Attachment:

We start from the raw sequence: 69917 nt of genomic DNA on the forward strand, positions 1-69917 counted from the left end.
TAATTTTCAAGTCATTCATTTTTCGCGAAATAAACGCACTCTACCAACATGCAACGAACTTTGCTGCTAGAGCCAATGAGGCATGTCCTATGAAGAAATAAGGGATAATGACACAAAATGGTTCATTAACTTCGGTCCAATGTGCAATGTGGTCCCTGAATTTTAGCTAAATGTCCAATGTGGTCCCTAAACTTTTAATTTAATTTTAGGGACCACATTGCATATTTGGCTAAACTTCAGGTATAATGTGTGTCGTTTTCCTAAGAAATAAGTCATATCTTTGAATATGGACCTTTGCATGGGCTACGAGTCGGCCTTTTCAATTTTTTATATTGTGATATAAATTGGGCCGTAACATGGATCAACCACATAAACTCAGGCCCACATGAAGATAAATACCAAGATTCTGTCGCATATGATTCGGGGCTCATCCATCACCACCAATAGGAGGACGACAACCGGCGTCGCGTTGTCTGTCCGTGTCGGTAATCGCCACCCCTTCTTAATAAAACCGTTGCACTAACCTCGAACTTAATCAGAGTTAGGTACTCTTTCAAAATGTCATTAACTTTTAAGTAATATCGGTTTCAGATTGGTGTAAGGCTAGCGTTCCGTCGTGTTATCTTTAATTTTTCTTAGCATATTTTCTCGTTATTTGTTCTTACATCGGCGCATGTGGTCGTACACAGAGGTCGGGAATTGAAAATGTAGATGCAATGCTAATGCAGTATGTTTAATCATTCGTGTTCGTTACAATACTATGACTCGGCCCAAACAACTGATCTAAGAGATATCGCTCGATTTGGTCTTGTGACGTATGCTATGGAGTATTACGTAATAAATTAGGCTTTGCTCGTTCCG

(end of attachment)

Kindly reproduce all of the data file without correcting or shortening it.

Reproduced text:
We start from the raw sequence: 69917 nt of genomic DNA on the forward strand, positions 1-69917 counted from the left end.
TAATTTTCAAGTCATTCATTTTTCGCGAAATAAACGCACTCTACCAACATGCAACGAACTTTGCTGCTAGAGCCAATGAGGCATGTCCTATGAAGAAATAAGGGATAATGACACAAAATGGTTCATTAACTTCGGTCCAATGTGCAATGTGGTCCCTGAATTTTAGCTAAATGTCCAATGTGGTCCCTAAACTTTTAATTTAATTTTAGGGACCACATTGCATATTTGGCTAAACTTCAGGTATAATGTGTGTCGTTTTCCTAAGAAATAAGTCATATCTTTGAATATGGACCTTTGCATGGGCTACGAGTCGGCCTTTTCAATTTTTTATATTGTGATATAAATTGGGCCGTAACATGGATCAACCACATAAACTCAGGCCCACATGAAGATAAATACCAAGATTCTGTCGCATATGATTCGGGGCTCATCCATCACCACCAATAGGAGGACGACAACCGGCGTCGCGTTGTCTGTCCGTGTCGGTAATCGCCACCCCTTCTTAATAAAACCGTTGCACTAACCTCGAACTTAATCAGAGTTAGGTACTCTTTCAAAATGTCATTAACTTTTAAGTAATATCGGTTTCAGATTGGTGTAAGGCTAGCGTTCCGTCGTGTTATCTTTAATTTTTCTTAGCATATTTTCTCGTTATTTGTTCTTACATCGGCGCATGTGGTCGTACACAGAGGTCGGGAATTGAAAATGTAGATGCAATGCTAATGCAGTATGTTTAATCATTCGTGTTCGTTACAATACTATGACTCGGCCCAAACAACTGATCTAAGAGATATCGCTCGATTTGGTCTTGTGACGTATGCTATGGAGTATTACGTAATAAATTAGGCTTTGCTCGTTCCG